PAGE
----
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Test editor Amanda Furrer raced in the not-quite-zero-drop Vanish Carbon at this year’s Boston Marathon.
The RW Takeaway: Super shoe tech gets the wide toebox treatment in the long-awaited Vanish Carbon.
Type: Road racing Price: $240 Weight: 7.4 oz (M), 6.5 oz (W) Drop: 4.0 mm (M), 3.7 mm (W)
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The brand known for its zero-drop shoes—now referred to as “balanced cushioning”—conceived the idea for the Vanish Carbon as far back as 2016, as co-founder Brian Beckstead tells it. The six-year timeframe was partially due to Altra being sold to VF Corporation in 2018 and moving its headquarters from Utah to Denver.
“But I think the other story is that we waited until we got it right,” said Beckstead by phone. “Rather than just putting a carbon-fiber plate in the shoe and launching it, for us it was very much a ‘how can we make the best Altra version of a carbon shoe?’ We did our research, we took our time, we did it the Altra way.”
Like the existing crop of super shoes, the Vanish Carbon has a carbon-fiber plate sandwiched into the brand’s own rendition of a new responsive midsole foam (Altra calls theirs Altra Ego Pro). Altra’s specs indicate heel and forefoot stack heights of 33mm, though in our shoe lab we measured a slight drop (the men’s heel is 35mm thick, the women’s 32.8mm). Both shoes are still thinner than Nike’s Alphafly Next%, which is 39mm at the heel and 35mm under the forefoot. This is where we begin to dig into “the Altra way.”
The Vanish Carbon follows the Altra formula with the forefoot and heel nearly equidistant from the ground. To promote smooth toe-off, the shoe has a curved shape the brand calls its Active Stance Rocker. Rocker geometry is common in super shoes to compensate for the extremely rigid plates. The Vanish doesn’t have the falling-forward sensation I get in Saucony’s Endorphin Pro, but it manages to achieve the same propulsive edge as its competitors.
“I really like the rocker shape,” one tester said. “It made me feel efficient and prevented my form from getting sloppy when I became fatigued.”
Altra also deviated from the usual super shoe blueprint, choosing a half carbon-fiber plate over a full-length version (the brand teamed up with carbon-fiber manufacturer Carbitex). This chosen construction enables the foot to flex more while running.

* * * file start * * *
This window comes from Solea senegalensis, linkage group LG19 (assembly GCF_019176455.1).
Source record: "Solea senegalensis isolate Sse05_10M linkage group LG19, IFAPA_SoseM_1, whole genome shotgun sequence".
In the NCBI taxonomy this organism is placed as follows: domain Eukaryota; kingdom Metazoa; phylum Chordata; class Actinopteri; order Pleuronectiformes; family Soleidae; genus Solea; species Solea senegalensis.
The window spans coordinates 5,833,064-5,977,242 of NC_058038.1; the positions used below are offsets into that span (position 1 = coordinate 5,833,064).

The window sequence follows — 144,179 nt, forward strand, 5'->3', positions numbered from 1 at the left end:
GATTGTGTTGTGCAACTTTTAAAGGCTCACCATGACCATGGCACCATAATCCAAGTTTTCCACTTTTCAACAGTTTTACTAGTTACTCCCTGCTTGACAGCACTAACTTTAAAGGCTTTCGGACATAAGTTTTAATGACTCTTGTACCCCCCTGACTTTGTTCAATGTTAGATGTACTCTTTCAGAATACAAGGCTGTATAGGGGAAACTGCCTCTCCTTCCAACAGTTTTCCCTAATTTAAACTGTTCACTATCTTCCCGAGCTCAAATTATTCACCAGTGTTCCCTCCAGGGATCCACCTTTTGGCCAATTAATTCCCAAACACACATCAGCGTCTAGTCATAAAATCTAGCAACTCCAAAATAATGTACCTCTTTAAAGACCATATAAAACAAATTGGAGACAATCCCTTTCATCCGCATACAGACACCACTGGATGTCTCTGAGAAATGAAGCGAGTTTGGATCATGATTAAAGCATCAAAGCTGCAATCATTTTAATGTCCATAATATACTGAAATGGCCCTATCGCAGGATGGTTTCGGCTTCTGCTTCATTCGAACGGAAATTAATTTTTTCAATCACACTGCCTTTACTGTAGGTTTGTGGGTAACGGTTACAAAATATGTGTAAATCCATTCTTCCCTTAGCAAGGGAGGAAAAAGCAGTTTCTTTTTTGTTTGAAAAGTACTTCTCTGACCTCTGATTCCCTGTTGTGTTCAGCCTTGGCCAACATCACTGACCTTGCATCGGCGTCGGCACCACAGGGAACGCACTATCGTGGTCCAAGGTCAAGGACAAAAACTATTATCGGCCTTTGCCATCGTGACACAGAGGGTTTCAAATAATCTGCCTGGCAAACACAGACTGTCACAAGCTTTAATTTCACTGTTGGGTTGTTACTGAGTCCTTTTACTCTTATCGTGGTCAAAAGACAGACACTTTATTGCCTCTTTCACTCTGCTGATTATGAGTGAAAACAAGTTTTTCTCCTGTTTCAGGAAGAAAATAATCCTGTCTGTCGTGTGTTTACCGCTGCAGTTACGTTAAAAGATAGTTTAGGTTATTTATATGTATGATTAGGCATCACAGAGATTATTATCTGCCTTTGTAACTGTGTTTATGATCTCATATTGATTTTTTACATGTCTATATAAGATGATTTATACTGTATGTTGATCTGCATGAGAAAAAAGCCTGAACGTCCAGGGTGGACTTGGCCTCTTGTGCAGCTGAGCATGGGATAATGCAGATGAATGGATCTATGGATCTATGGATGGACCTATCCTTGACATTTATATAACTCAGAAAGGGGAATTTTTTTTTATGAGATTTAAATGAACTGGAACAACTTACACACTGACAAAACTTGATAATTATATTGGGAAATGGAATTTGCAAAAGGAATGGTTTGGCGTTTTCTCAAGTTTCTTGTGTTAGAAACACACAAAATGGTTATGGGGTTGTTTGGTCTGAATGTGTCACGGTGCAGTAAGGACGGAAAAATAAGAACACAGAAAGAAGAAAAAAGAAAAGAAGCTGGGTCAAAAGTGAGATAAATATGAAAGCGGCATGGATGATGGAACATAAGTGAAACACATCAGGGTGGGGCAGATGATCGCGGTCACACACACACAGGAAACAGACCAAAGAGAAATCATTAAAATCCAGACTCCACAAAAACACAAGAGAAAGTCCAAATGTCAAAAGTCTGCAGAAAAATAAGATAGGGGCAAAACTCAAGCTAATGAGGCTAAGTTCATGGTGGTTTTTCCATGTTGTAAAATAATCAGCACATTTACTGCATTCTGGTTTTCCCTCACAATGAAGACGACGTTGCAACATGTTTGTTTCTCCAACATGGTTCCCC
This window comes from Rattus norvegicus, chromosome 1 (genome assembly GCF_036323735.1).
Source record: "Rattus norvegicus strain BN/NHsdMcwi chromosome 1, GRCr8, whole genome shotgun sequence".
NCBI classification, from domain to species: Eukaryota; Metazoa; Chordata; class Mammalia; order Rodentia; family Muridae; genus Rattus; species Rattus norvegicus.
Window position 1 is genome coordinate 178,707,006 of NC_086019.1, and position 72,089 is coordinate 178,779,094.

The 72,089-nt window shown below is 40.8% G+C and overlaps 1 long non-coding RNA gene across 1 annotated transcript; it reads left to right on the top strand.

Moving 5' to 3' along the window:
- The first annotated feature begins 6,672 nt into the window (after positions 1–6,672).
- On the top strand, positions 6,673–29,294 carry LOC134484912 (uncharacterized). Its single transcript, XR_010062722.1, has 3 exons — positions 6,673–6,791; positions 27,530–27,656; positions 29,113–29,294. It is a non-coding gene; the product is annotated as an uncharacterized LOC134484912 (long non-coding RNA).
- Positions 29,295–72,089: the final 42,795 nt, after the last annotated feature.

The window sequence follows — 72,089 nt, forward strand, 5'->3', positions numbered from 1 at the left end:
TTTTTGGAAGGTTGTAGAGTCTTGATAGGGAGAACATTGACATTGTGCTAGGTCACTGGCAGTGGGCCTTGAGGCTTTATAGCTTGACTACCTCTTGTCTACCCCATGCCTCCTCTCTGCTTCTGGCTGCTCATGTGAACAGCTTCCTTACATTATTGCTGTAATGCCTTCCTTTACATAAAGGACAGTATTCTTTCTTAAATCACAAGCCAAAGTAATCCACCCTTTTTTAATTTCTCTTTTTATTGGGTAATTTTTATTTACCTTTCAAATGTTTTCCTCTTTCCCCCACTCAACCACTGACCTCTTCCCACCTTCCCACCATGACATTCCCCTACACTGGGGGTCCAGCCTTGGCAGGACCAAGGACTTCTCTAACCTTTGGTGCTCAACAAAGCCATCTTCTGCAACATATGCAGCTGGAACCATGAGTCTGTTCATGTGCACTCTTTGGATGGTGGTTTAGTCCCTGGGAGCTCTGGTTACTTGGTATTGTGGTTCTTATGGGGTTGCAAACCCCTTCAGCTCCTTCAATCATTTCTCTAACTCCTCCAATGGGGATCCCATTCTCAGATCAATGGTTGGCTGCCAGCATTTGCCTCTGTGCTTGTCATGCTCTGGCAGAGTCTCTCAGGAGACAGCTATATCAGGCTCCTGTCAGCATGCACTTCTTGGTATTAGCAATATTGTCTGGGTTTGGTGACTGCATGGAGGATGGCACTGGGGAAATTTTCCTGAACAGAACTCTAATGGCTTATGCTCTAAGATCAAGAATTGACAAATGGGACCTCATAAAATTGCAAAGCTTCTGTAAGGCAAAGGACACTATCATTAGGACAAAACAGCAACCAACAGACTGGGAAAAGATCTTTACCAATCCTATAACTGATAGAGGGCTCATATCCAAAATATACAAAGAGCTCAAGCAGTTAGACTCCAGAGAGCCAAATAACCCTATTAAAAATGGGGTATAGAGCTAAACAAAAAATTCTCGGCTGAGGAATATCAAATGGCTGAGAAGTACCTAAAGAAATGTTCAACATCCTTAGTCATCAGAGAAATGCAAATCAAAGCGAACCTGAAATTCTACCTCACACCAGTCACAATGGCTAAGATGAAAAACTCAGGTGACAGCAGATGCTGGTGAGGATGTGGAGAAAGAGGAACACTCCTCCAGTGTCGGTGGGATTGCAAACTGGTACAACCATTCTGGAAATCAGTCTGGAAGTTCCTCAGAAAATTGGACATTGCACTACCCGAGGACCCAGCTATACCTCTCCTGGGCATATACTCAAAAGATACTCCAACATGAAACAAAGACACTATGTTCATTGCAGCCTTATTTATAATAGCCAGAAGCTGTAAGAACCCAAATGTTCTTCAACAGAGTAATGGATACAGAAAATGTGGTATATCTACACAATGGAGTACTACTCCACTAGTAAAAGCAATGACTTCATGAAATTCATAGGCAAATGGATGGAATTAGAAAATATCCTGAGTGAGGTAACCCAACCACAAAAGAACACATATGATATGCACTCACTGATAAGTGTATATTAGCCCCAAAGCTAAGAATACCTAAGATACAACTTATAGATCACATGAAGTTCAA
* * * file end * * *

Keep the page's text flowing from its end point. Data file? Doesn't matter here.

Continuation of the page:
When I test super shoes, I use them as they were intended: in a race. At this year’s Boston Marathon, the Vanish’s ride felt incredibly light despite weighing more than its competitors (the Endorphin Pro+, for example, is a half ounce lighter). But the best surprise was how fresh my legs still felt postrace, especially after having run another marathon just 50 days prior. Other testers who had yet to race in the Vanish had already chosen it as their next marathon shoe.
“I like the Vanish Carbon and would definitely use this shoe as my half marathon or full marathon race shoe,” said one. “The lightweight construction makes this shoe feel fast to me, and the glove-like fit eliminates any pressure points.”
The shoe is designed with the brand’s “slim foot shape,” a more streamlined silhouette for racing. Though the shoe has Altra’s hallmark feature, a spacious toebox, I recommend sizing up. A side-by-side comparison showed that my women’s 6.5 runs short next to the same-sized Brooks Hyperion Elite 3. The wiggle room is there widthwise, but your toes will be pressing the front of the shoe.
The tongue and lacing were also problematic. The aglets—those plastic tips at the lace ends—came off after a couple tugs and reties (the laces frequently came loose), and it was difficult working with their straggly edges. Shoelaces are replaceable, of course, but another issue with the lacing system was the thin tongue that kept folding over on the sides.
“Unfortunately, the tongue is made of the same super-thin material as the rest of the upper,” said a tester. “Every time I put my foot in, the bottom of the tongue rolled to the side. But once you position your foot and the tongue correctly (it takes a few tries), you get an extremely comfortable fit.”
Troubleshooting aside, the Vanish’s ride feels bouncy and quick. Before its official launch, Altra-sponsored athletes had already demonstrated it could hold its own against other super shoes. Calum Neff broke the 50K Canadian record in January 2021 in a prototype, and Frank Lara was wearing the shoe at the Houston Marathon in January 2022 when he crossed the finish line as the first American.
A companion trainer, the non-carbon Vanish Tempo, is scheduled for release this summer. Beckstead said the team is in “a fun place” right now, with no hints of what’s next for the brand in terms of the carbon-fiber plate variety. Whatever direction Altra goes next, the surest thing is that they’ll do it their own way.